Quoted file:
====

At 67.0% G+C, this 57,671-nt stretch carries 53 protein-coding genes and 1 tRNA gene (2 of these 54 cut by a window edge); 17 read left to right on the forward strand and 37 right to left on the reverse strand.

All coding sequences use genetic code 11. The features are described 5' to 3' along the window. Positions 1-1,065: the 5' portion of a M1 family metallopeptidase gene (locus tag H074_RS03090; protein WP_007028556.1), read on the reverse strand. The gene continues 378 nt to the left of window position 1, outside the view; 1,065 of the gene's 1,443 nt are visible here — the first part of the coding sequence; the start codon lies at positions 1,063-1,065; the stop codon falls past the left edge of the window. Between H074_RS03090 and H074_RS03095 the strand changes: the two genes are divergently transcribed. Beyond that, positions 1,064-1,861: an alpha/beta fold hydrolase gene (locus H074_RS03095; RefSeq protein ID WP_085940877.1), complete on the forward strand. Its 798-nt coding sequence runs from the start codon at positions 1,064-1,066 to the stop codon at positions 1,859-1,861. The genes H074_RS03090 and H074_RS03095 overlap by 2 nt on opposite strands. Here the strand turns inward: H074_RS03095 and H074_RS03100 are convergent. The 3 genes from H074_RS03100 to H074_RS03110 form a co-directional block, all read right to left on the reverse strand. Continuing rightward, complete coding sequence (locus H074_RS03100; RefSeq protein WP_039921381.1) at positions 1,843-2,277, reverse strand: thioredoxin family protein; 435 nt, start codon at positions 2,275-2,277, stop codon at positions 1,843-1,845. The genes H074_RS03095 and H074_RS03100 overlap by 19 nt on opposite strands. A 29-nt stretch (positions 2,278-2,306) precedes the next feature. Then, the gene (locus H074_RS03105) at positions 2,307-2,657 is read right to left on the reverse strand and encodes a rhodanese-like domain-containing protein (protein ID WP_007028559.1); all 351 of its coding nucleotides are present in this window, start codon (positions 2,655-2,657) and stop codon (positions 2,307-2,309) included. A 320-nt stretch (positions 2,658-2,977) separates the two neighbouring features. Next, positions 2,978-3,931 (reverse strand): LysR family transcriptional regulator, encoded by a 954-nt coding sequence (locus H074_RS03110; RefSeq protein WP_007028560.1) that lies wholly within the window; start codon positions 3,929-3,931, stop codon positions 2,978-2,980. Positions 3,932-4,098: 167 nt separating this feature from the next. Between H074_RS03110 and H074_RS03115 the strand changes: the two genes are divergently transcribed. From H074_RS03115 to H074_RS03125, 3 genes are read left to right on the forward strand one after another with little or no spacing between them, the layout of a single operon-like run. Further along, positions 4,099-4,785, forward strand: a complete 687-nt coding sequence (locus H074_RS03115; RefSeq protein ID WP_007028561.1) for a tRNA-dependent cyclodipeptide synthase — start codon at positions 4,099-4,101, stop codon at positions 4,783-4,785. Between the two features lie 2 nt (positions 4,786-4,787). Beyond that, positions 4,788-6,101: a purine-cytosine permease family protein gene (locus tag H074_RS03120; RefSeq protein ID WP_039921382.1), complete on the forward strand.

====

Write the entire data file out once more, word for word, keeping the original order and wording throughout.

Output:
At 67.0% G+C, this 57,671-nt stretch carries 53 protein-coding genes and 1 tRNA gene (2 of these 54 cut by a window edge); 17 read left to right on the forward strand and 37 right to left on the reverse strand.

All coding sequences use genetic code 11. The features are described 5' to 3' along the window. Positions 1-1,065: the 5' portion of a M1 family metallopeptidase gene (locus tag H074_RS03090; protein WP_007028556.1), read on the reverse strand. The gene continues 378 nt to the left of window position 1, outside the view; 1,065 of the gene's 1,443 nt are visible here — the first part of the coding sequence; the start codon lies at positions 1,063-1,065; the stop codon falls past the left edge of the window. Between H074_RS03090 and H074_RS03095 the strand changes: the two genes are divergently transcribed. Beyond that, positions 1,064-1,861: an alpha/beta fold hydrolase gene (locus H074_RS03095; RefSeq protein ID WP_085940877.1), complete on the forward strand. Its 798-nt coding sequence runs from the start codon at positions 1,064-1,066 to the stop codon at positions 1,859-1,861. The genes H074_RS03090 and H074_RS03095 overlap by 2 nt on opposite strands. Here the strand turns inward: H074_RS03095 and H074_RS03100 are convergent. The 3 genes from H074_RS03100 to H074_RS03110 form a co-directional block, all read right to left on the reverse strand. Continuing rightward, complete coding sequence (locus H074_RS03100; RefSeq protein WP_039921381.1) at positions 1,843-2,277, reverse strand: thioredoxin family protein; 435 nt, start codon at positions 2,275-2,277, stop codon at positions 1,843-1,845. The genes H074_RS03095 and H074_RS03100 overlap by 19 nt on opposite strands. A 29-nt stretch (positions 2,278-2,306) precedes the next feature. Then, the gene (locus H074_RS03105) at positions 2,307-2,657 is read right to left on the reverse strand and encodes a rhodanese-like domain-containing protein (protein ID WP_007028559.1); all 351 of its coding nucleotides are present in this window, start codon (positions 2,655-2,657) and stop codon (positions 2,307-2,309) included. A 320-nt stretch (positions 2,658-2,977) separates the two neighbouring features. Next, positions 2,978-3,931 (reverse strand): LysR family transcriptional regulator, encoded by a 954-nt coding sequence (locus H074_RS03110; RefSeq protein WP_007028560.1) that lies wholly within the window; start codon positions 3,929-3,931, stop codon positions 2,978-2,980. Positions 3,932-4,098: 167 nt separating this feature from the next. Between H074_RS03110 and H074_RS03115 the strand changes: the two genes are divergently transcribed. From H074_RS03115 to H074_RS03125, 3 genes are read left to right on the forward strand one after another with little or no spacing between them, the layout of a single operon-like run. Further along, positions 4,099-4,785, forward strand: a complete 687-nt coding sequence (locus H074_RS03115; RefSeq protein ID WP_007028561.1) for a tRNA-dependent cyclodipeptide synthase — start codon at positions 4,099-4,101, stop codon at positions 4,783-4,785. Between the two features lie 2 nt (positions 4,786-4,787). Beyond that, positions 4,788-6,101: a purine-cytosine permease family protein gene (locus tag H074_RS03120; RefSeq protein ID WP_039921382.1), complete on the forward strand.